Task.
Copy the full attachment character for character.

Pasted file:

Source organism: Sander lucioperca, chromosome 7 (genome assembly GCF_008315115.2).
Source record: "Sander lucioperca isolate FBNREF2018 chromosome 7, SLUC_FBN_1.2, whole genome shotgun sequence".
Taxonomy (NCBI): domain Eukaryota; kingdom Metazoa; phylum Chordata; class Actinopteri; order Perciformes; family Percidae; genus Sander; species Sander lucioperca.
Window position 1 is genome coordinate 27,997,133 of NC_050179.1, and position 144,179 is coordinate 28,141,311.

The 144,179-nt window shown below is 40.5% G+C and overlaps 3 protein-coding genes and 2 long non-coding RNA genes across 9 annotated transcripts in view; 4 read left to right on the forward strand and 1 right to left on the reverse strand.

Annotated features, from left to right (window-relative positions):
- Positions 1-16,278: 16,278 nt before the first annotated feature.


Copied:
Source organism: Sander lucioperca, chromosome 7 (genome assembly GCF_008315115.2).
Source record: "Sander lucioperca isolate FBNREF2018 chromosome 7, SLUC_FBN_1.2, whole genome shotgun sequence".
Taxonomy (NCBI): domain Eukaryota; kingdom Metazoa; phylum Chordata; class Actinopteri; order Perciformes; family Percidae; genus Sander; species Sander lucioperca.
Window position 1 is genome coordinate 27,997,133 of NC_050179.1, and position 144,179 is coordinate 28,141,311.

The 144,179-nt window shown below is 40.5% G+C and overlaps 3 protein-coding genes and 2 long non-coding RNA genes across 9 annotated transcripts in view; 4 read left to right on the forward strand and 1 right to left on the reverse strand.

Annotated features, from left to right (window-relative positions):
- Positions 1-16,278: 16,278 nt before the first annotated feature.